Yes, our shale oil production has increased a lot in recent years, but there is also plenty of untapped conventional oil in the Western States and Alaska as well as offshore.  There are plenty of sweet spots with ultra low break even prices that the Democrats have continued to keep off limits.  The more oil drilling we permit, the faster we eventually reach energy independence, further reducing OPEC's control on the market.  

As far as fuel costs go, the Democrats are, again, hypocrites!  Jerry Brown has raised gasoline taxes in California.  Other Democrat governors have done the same.  They want to pin all the blame on the increase in cost of fuel on OPEC, Oil Companies, and Trump when their raising taxes on gasoline hurts poor families the most.  

If the Democrats had their way, they would ban all fracking and new drilling, increasing both oil prices and our dependence on foreign oil.  

I couldn't have said it any better. Well done Buddy!

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(edited)

Well Said! 

It's so interesting that the Democrats, who all lined up to Oppose the Tax Cuts, then called them "Crumbs", are now grandstanding about oil prices taking the tax cuts away. If it was up to the Democrats, we would never have had the tax cuts in the first place!

Nothing here but political hype. I'm so tired of the endless back biting by Democrats on everything that is done. During the State of the Union Address, none of the Democrats applauded when the lowest unemployment rates in years were announced. Talk about hypocrisy.

Edited by Tom Blazek
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In 80 $ per barrel environment USA in near future will be biggest oil producer in the world .

Their biggest geopolitical rival China will pay significantly more for oil then recently.

So whats the problem?

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2 minutes ago, Mahyar said:

OPEC can't be called a cartel. The Organization of Petroleum Exporting Countries (OPEC) was established in 1960 by sovereign states to protect the interests of oil producers.As an example ,Trade Unions are "cartels" formed by corporations not sovereign countries. 

It can when those sovereign countries are running their own corporations.

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Speaking of hypocrisy, I find it amusing that people are all upset at OPEC now for artificially raising prices, when they were yelling at OPEC a year or so ago to do that very thing. Price fixing is price fixing. Consumers should be mad. 

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15 minutes ago, Tomasz said:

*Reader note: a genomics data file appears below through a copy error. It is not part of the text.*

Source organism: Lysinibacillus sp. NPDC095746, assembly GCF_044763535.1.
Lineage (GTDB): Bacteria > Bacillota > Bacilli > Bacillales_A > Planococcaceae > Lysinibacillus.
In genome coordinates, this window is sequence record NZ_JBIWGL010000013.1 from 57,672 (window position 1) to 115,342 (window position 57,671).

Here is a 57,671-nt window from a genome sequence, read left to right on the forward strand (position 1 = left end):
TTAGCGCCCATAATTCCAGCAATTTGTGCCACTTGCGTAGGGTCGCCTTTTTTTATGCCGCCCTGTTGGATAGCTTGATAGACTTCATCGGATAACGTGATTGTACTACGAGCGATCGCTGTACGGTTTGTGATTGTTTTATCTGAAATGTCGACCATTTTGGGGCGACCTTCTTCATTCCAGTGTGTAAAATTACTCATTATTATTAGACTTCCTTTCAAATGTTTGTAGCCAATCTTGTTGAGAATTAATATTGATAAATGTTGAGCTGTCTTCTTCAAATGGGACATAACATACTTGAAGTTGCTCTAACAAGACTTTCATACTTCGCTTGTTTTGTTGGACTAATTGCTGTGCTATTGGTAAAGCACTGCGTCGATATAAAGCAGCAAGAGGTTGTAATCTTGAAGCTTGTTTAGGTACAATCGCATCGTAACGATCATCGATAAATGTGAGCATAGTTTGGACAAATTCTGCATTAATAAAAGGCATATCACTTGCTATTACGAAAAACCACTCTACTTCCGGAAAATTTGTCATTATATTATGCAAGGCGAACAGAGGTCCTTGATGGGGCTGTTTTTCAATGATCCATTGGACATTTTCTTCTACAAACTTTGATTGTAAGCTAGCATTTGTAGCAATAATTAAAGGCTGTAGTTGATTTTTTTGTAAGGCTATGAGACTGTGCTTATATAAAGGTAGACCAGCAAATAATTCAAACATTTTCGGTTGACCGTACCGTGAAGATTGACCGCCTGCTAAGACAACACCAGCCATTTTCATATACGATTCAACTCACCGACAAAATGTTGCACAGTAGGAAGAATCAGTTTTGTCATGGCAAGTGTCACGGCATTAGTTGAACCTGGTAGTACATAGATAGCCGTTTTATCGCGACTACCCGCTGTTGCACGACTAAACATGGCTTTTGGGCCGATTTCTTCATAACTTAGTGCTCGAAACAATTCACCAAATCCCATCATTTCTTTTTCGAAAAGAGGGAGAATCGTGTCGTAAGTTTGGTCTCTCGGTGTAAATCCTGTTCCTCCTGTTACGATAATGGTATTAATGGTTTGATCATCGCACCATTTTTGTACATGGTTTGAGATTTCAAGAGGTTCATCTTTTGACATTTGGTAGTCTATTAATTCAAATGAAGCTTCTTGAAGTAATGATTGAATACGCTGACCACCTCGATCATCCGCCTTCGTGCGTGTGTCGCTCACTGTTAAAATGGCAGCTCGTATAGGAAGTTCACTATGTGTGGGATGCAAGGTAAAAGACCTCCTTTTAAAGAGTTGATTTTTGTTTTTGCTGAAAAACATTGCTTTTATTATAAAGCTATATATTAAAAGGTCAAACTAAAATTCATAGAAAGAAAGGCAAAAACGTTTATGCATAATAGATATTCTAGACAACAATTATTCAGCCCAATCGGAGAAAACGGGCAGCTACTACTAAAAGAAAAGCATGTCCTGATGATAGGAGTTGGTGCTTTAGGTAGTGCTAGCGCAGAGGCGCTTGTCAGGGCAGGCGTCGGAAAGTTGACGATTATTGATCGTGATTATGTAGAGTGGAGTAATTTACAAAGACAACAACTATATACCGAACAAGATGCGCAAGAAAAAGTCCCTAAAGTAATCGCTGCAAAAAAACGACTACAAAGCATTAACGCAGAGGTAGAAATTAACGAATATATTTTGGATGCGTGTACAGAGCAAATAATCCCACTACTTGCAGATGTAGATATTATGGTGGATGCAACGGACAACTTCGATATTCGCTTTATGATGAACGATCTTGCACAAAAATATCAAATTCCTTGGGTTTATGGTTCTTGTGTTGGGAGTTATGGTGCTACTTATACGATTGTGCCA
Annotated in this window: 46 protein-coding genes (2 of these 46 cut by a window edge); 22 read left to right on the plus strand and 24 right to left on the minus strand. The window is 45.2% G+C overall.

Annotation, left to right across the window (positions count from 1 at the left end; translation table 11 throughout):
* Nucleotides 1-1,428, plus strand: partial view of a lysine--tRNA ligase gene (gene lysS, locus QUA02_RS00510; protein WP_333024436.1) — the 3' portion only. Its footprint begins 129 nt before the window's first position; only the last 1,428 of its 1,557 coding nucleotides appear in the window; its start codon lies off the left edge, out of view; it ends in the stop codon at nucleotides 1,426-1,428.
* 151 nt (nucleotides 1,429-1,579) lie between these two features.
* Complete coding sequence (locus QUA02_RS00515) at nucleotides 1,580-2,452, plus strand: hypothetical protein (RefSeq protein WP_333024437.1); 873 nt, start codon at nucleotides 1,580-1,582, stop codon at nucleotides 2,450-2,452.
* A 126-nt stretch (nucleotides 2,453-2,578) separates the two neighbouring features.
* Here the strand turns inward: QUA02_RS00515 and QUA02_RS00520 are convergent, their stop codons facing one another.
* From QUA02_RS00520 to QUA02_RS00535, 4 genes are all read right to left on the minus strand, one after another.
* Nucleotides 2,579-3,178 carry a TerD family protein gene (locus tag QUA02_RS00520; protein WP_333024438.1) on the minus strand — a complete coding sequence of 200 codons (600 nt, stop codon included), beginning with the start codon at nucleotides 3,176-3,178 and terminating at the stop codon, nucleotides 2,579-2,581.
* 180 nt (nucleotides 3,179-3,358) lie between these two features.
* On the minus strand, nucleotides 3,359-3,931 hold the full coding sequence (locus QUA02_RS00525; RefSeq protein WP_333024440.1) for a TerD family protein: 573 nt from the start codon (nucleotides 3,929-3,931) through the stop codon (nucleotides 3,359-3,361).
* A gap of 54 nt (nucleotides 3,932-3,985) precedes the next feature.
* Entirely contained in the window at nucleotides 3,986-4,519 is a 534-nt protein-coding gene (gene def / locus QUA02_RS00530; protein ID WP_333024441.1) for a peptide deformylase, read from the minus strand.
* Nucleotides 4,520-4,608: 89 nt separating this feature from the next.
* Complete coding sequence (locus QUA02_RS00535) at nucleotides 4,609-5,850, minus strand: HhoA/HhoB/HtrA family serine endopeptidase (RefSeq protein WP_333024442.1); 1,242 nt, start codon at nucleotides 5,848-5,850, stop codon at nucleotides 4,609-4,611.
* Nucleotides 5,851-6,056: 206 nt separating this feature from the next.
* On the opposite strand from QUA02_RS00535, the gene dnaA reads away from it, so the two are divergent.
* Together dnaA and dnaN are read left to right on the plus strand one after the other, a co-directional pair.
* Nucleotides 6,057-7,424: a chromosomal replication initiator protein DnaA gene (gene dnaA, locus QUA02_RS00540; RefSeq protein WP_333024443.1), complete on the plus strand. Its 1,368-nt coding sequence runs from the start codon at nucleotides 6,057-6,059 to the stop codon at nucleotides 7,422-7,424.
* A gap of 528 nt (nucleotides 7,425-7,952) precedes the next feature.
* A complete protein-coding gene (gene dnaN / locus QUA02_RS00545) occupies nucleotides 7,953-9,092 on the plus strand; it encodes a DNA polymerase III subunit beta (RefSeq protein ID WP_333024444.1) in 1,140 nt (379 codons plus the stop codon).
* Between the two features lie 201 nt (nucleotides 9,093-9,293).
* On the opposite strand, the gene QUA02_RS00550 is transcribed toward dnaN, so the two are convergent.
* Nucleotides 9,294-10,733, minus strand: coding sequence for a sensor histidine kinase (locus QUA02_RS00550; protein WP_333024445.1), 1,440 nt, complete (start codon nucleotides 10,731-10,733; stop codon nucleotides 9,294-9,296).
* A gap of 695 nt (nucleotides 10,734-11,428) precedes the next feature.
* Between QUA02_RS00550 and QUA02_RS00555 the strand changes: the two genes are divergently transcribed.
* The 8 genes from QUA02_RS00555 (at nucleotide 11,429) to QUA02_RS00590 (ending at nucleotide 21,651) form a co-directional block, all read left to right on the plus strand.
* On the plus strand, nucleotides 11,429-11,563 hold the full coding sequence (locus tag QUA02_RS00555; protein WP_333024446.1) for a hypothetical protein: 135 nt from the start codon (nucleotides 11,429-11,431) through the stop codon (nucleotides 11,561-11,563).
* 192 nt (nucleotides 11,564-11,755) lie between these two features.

In 80 $ per barrel environment USA in near future will be biggest oil producer in the world .

Their biggest geopolitical rival China will pay significantly more for oil then recently.

So whats the problem?

What's the source of your statement? U.S. department of energy hasn't made such an announcement that in near future the situation will change.

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21 minutes ago, Rodent said:

Speaking of hypocrisy, I find it amusing that people are all upset at OPEC now for artificially raising prices, when they were yelling at OPEC a year or so ago to do that very thing. Price fixing is price fixing. Consumers should be mad. 

Cartels gonna cartel.

Download the OPEC Children's Book and read the last few chapters.  I always find the flowery rhetoric amusing.

The first few chapters are actually an excellent Primer for kids about Oil & Gas.  But I normally don't recommend the book due to the politics in the last few chapters.  

tl;dr politics in last chapters of OPEC Children's Book:

- International Oil Companies black hat bad guys.

- OPEC white hat good guys.

- OPEC will save the day!

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45 minutes ago, Rodent said:

Speaking of hypocrisy, I find it amusing that people are all upset at OPEC now for artificially raising prices, when they were yelling at OPEC a year or so ago to do that very thing. Price fixing is price fixing. Consumers should be mad. 

Considering high rate of inflation in consuming countries, in fact, about $80 a barrel today would be the equivalent of $12 or $13 in the early 1970s.

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If high gasoline prices got you down, get an economy car. I've been driving my Daughters four cylinder Elantra every chance I get, instead of my SUV.  When I do drive my SUV up to Nebraska, I'll be purchasing E-85 whenever I can, its a Flex Fuel Vehicle. I here E-85 is running up to 80 cents per gallon less than E-10 in the Midwest. Its a bargain at those prices. 

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5 hours ago, Tom Kirkman said: